Brian Barder has rounded up his views on the whole Craig Murray / Uzbekistan torture affair. Unfortunately, he’s mis-read the problem. (Please note – despite appearances this is not intended as a flaming…)
I’ve always found Barder Snr fairly good but rather long-winded, and this proves to be no exception (in the latter sense, at least). Typical civil servant tactics dressed up in normal language – make it so convoluted and lengthy that any attempt to point out problems with his arguments can be dismissed with a simple “ah, but seven paragraphs on that was qualified with the following,” while ensuring that the gist of the argument sounds compelling and indisputable.
As such, I shall deliberately talk in general terms about the overall tone of his counter to Murray, fully aware that with selective quotation from Barder’s posts it will likely be possible to dispute specifics of what I’m saying about his approach.
What Barder seems unwilling to concede is that people who aren’t trained lawyers / civil servants are capable of reading between the lines and dismissing legal speak (like Straw’s carefully-worded “Nor would we instigate others to commit torture”) as obfuscating, misleading nonsense when there is supplementary evidence, albeit largely circumstantial, to justify not taking it literally.
It’s easy to forget that Straw’s a very clever man and a fairly good lawyer, but he is – and he’s very unlikely to have been stupid enough to go on the record condoning torture. Taking what he (or any other politician, for that matter) says literally – especially on sensitive issues such as this – would be a tad naive. Reading too much into his precise wording and omissions would likewise be silly – that way lies conspiracy theories and tinfoil hats. Sometimes it is hard to know precisely where the division between justified scepticism and unjustified cynicism precisely lies, but so far I’ve seen few overly bad examples of the latter over this Murray/Uzbekistan affair.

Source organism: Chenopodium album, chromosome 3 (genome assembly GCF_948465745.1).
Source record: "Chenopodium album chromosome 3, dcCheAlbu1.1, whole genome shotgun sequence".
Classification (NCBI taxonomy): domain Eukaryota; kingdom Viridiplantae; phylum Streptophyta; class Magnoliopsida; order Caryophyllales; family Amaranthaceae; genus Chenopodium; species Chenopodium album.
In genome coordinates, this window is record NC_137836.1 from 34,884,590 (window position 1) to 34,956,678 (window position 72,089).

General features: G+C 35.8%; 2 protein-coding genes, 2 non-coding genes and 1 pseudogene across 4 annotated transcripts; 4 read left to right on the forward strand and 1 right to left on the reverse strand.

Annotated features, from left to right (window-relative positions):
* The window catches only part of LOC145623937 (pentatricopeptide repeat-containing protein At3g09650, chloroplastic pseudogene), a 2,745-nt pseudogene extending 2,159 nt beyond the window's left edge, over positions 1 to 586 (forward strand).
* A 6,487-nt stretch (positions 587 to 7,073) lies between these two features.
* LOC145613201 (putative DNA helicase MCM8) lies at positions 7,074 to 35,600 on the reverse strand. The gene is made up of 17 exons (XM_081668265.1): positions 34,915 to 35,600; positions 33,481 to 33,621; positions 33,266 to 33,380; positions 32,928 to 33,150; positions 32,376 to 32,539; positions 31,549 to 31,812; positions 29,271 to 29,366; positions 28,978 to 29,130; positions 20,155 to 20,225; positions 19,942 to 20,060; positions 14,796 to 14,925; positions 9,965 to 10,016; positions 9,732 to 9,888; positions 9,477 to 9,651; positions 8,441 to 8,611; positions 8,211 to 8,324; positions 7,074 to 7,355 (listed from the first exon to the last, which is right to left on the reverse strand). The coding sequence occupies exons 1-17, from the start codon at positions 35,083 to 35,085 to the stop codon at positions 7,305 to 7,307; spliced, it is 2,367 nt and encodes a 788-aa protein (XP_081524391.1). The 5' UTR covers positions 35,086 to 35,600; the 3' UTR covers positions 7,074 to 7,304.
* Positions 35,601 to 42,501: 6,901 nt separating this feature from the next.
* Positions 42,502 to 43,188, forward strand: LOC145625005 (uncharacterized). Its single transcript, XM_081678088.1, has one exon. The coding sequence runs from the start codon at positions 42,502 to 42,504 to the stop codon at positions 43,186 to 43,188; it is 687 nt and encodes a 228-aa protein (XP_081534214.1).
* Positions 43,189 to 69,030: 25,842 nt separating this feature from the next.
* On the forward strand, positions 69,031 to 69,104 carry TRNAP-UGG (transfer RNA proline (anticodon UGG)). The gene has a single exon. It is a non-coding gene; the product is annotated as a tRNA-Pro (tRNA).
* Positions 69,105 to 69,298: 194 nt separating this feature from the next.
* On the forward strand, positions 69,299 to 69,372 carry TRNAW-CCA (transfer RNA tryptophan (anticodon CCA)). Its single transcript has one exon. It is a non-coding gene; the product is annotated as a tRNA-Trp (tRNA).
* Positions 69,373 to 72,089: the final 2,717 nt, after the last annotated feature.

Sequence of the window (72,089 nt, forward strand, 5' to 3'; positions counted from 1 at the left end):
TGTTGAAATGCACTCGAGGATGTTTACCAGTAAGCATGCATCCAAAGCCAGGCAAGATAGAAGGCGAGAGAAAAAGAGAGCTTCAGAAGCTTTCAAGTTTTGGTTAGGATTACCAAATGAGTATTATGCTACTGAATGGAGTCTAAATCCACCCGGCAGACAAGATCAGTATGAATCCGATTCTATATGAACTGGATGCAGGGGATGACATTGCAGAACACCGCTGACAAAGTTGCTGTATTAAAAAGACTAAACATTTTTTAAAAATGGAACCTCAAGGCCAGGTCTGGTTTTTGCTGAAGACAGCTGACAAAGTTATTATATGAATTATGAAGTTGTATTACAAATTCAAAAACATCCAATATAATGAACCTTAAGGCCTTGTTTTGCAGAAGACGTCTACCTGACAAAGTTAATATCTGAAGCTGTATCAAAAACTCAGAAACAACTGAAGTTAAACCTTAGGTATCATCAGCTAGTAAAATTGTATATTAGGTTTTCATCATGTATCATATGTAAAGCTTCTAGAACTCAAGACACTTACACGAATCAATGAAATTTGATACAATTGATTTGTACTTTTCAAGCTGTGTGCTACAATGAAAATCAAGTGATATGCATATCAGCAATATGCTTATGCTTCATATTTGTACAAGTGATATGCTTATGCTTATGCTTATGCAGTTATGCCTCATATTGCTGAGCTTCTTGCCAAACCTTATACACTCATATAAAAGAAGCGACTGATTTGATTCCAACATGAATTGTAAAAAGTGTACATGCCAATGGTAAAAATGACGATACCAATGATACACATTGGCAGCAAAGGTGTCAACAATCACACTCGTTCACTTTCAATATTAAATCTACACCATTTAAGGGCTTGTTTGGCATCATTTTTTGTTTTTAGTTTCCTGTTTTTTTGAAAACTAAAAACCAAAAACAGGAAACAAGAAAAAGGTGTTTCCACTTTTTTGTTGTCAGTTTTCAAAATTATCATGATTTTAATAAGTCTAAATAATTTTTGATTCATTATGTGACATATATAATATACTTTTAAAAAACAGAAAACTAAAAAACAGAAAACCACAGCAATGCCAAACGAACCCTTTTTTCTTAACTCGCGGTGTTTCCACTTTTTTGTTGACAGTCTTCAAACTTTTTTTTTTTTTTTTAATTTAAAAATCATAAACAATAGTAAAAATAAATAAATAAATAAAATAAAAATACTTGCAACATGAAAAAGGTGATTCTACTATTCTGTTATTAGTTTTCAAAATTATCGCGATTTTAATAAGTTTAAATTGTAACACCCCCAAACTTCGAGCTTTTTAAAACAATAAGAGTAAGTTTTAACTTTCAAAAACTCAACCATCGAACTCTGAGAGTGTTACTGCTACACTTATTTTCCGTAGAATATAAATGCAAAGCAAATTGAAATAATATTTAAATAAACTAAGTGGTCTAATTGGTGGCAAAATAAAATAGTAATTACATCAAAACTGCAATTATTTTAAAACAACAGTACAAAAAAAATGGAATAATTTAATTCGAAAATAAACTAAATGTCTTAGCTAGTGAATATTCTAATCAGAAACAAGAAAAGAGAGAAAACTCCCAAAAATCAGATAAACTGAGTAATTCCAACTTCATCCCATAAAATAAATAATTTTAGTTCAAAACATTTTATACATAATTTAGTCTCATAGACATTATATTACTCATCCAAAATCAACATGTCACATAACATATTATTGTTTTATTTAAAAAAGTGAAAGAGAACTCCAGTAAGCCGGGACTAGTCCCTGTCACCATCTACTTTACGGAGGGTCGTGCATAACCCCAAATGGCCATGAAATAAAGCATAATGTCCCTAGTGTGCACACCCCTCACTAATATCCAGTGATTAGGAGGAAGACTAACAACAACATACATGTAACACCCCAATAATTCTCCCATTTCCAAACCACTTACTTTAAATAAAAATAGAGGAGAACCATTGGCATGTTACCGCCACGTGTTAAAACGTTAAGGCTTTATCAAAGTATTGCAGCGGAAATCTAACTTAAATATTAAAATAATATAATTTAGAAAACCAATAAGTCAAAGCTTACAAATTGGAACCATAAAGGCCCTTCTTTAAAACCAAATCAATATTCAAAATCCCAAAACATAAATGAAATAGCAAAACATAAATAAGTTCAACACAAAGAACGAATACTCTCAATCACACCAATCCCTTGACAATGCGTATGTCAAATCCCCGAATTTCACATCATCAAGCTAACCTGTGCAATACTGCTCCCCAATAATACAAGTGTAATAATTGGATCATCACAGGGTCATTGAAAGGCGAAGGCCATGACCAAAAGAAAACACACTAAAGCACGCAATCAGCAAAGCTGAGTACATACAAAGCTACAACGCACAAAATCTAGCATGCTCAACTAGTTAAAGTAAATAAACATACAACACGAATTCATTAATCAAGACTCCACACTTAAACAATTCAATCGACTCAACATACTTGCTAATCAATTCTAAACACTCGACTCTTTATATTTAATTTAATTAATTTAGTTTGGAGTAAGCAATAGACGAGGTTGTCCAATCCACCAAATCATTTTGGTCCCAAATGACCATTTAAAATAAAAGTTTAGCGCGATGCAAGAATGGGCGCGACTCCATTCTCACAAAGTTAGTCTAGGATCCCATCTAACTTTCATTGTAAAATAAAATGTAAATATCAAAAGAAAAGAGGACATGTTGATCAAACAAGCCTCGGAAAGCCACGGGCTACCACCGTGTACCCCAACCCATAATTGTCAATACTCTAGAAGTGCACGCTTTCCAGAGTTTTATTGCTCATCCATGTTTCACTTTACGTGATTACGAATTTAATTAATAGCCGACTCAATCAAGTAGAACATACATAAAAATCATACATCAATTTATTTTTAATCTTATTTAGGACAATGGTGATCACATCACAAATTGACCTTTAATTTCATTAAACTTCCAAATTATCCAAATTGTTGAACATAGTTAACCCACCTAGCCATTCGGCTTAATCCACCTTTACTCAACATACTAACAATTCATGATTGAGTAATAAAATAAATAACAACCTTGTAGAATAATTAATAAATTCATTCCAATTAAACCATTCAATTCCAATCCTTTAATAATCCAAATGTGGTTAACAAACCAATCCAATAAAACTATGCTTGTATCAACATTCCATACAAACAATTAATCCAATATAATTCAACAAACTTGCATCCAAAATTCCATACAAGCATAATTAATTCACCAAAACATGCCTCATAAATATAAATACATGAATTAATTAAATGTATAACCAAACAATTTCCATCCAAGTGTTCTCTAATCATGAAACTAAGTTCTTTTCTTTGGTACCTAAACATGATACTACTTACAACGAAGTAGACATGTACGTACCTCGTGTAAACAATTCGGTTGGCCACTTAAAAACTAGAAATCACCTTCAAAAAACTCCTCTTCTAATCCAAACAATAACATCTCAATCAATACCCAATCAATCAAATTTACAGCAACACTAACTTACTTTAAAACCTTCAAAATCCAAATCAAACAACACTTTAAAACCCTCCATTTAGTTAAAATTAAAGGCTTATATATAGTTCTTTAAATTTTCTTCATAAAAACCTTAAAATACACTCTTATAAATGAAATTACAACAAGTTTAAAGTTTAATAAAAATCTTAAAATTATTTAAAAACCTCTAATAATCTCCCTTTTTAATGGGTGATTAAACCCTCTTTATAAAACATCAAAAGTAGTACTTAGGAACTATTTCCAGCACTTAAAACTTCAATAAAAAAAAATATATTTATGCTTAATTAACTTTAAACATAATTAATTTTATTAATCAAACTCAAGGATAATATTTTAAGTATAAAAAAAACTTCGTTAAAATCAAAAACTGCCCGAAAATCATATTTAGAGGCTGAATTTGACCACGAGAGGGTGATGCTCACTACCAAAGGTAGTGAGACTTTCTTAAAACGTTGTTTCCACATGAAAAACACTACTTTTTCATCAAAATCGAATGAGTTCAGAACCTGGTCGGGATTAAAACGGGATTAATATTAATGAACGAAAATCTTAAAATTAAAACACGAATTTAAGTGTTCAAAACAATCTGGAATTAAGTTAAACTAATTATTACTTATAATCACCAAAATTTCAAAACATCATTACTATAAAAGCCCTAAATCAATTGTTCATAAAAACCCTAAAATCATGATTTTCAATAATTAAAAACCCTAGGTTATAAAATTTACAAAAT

Barder, however, is merely focussing on the letter of what was said and done, not the overall impression. It is a lawyer’s attitude, but this is not about legality per se.
Dismissing the concerns over the UK’s attitude to Uzbekistan’s torturing of its political prisoners because there’s no conclusive proof of any wrongdoing by the British government is pointless – if there was conclusive proof then there would have been no need for any blog-based action. What Barder (or, rather, the government)) needs to do is demonstrate that the concerns raised are unjustified, not that the evidence is inconclusive, as we all (other than the most credulous conspiracy theorists of us) knew that anyway.
For the record: no, I do not believe that the British government has ever explicitly encouraged torture, even off the record, as I don’t think even they would be that stupid. I do, however, believe that there is enough evidence building up to suggest that they may be willing to ignore torture (or maltreatment of suspects, as with the Greek affair) when it suits them, making them at least complicit in the act itself.
If this is the case, it may not have any definite legal implications. It does, however, have moral implications that cannot and should not be ignored by any society proclaiming itself to be civilised – especially considering the fact that the Taleban’s and Saddam Hussein’s torturing of their political prisoners have been used by the government as justification for those regimes’ removals. In this particular conflict, if we fail to maintain the moral high ground at all times, we are lost.